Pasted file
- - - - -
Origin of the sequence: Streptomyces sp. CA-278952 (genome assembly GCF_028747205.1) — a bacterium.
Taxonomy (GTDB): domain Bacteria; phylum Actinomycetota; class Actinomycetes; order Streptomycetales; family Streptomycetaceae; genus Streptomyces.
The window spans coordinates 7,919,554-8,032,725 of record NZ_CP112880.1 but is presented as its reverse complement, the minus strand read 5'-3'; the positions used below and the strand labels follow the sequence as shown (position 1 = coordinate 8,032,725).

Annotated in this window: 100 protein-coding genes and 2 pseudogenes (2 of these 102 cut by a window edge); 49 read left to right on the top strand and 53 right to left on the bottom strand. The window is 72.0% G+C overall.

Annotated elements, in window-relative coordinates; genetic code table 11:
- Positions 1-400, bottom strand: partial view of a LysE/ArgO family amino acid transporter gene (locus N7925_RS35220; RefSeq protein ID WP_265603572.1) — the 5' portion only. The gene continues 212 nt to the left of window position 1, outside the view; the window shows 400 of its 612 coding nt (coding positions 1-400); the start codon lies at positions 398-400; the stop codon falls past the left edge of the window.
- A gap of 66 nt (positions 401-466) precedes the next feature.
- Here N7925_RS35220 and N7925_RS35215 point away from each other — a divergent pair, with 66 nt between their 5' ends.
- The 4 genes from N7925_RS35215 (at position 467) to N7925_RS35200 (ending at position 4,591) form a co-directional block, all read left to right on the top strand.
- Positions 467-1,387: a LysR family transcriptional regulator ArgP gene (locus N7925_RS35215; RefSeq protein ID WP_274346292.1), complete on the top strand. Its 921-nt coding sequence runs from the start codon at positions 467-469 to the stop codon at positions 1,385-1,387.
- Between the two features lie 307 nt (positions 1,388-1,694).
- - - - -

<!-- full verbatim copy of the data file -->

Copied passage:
Origin of the sequence: Streptomyces sp. CA-278952 (genome assembly GCF_028747205.1) — a bacterium.
Taxonomy (GTDB): domain Bacteria; phylum Actinomycetota; class Actinomycetes; order Streptomycetales; family Streptomycetaceae; genus Streptomyces.
The window spans coordinates 7,919,554-8,032,725 of record NZ_CP112880.1 but is presented as its reverse complement, the minus strand read 5'-3'; the positions used below and the strand labels follow the sequence as shown (position 1 = coordinate 8,032,725).

Annotated in this window: 100 protein-coding genes and 2 pseudogenes (2 of these 102 cut by a window edge); 49 read left to right on the top strand and 53 right to left on the bottom strand. The window is 72.0% G+C overall.

Annotated elements, in window-relative coordinates; genetic code table 11:
- Positions 1-400, bottom strand: partial view of a LysE/ArgO family amino acid transporter gene (locus N7925_RS35220; RefSeq protein ID WP_265603572.1) — the 5' portion only. The gene continues 212 nt to the left of window position 1, outside the view; the window shows 400 of its 612 coding nt (coding positions 1-400); the start codon lies at positions 398-400; the stop codon falls past the left edge of the window.
- A gap of 66 nt (positions 401-466) precedes the next feature.
- Here N7925_RS35220 and N7925_RS35215 point away from each other — a divergent pair, with 66 nt between their 5' ends.
- The 4 genes from N7925_RS35215 (at position 467) to N7925_RS35200 (ending at position 4,591) form a co-directional block, all read left to right on the top strand.
- Positions 467-1,387: a LysR family transcriptional regulator ArgP gene (locus N7925_RS35215; RefSeq protein ID WP_274346292.1), complete on the top strand. Its 921-nt coding sequence runs from the start codon at positions 467-469 to the stop codon at positions 1,385-1,387.
- Between the two features lie 307 nt (positions 1,388-1,694).